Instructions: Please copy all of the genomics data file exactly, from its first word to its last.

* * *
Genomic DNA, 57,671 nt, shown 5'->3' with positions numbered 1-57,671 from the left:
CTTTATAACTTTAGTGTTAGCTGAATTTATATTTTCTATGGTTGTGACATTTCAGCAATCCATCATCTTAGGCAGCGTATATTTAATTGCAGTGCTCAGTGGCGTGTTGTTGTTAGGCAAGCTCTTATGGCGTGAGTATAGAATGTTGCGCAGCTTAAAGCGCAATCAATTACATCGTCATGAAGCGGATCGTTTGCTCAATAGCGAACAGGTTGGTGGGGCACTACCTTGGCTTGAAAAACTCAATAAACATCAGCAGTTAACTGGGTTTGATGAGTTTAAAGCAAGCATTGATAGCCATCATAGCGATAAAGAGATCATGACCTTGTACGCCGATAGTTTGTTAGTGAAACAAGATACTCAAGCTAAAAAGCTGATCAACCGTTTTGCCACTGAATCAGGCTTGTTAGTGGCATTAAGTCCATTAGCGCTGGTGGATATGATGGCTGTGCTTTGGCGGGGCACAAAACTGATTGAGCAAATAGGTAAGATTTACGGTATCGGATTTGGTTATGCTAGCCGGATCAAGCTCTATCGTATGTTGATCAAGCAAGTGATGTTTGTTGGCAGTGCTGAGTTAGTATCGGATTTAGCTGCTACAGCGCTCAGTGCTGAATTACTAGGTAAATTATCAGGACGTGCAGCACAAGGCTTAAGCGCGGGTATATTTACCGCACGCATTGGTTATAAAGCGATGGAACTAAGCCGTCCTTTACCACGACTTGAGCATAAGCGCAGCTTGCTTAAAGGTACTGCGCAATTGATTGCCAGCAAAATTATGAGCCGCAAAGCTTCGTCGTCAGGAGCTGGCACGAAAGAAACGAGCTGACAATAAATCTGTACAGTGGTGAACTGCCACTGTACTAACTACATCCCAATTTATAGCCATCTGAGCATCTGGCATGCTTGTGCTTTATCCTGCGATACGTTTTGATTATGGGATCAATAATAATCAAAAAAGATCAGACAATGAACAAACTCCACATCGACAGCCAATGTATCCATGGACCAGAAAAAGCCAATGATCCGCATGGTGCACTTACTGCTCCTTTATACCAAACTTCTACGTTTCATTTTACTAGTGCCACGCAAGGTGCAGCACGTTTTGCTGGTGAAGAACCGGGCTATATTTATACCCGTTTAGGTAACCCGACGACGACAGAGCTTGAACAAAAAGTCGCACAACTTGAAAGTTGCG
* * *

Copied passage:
Genomic DNA, 57,671 nt, shown 5'->3' with positions numbered 1-57,671 from the left:
CTTTATAACTTTAGTGTTAGCTGAATTTATATTTTCTATGGTTGTGACATTTCAGCAATCCATCATCTTAGGCAGCGTATATTTAATTGCAGTGCTCAGTGGCGTGTTGTTGTTAGGCAAGCTCTTATGGCGTGAGTATAGAATGTTGCGCAGCTTAAAGCGCAATCAATTACATCGTCATGAAGCGGATCGTTTGCTCAATAGCGAACAGGTTGGTGGGGCACTACCTTGGCTTGAAAAACTCAATAAACATCAGCAGTTAACTGGGTTTGATGAGTTTAAAGCAAGCATTGATAGCCATCATAGCGATAAAGAGATCATGACCTTGTACGCCGATAGTTTGTTAGTGAAACAAGATACTCAAGCTAAAAAGCTGATCAACCGTTTTGCCACTGAATCAGGCTTGTTAGTGGCATTAAGTCCATTAGCGCTGGTGGATATGATGGCTGTGCTTTGGCGGGGCACAAAACTGATTGAGCAAATAGGTAAGATTTACGGTATCGGATTTGGTTATGCTAGCCGGATCAAGCTCTATCGTATGTTGATCAAGCAAGTGATGTTTGTTGGCAGTGCTGAGTTAGTATCGGATTTAGCTGCTACAGCGCTCAGTGCTGAATTACTAGGTAAATTATCAGGACGTGCAGCACAAGGCTTAAGCGCGGGTATATTTACCGCACGCATTGGTTATAAAGCGATGGAACTAAGCCGTCCTTTACCACGACTTGAGCATAAGCGCAGCTTGCTTAAAGGTACTGCGCAATTGATTGCCAGCAAAATTATGAGCCGCAAAGCTTCGTCGTCAGGAGCTGGCACGAAAGAAACGAGCTGACAATAAATCTGTACAGTGGTGAACTGCCACTGTACTAACTACATCCCAATTTATAGCCATCTGAGCATCTGGCATGCTTGTGCTTTATCCTGCGATACGTTTTGATTATGGGATCAATAATAATCAAAAAAGATCAGACAATGAACAAACTCCACATCGACAGCCAATGTATCCATGGACCAGAAAAAGCCAATGATCCGCATGGTGCACTTACTGCTCCTTTATACCAAACTTCTACGTTTCATTTTACTAGTGCCACGCAAGGTGCAGCACGTTTTGCTGGTGAAGAACCGGGCTATATTTATACCCGTTTAGGTAACCCGACGACGACAGAGCTTGAACAAAAAGTCGCACAACTTGAAAGTTGCG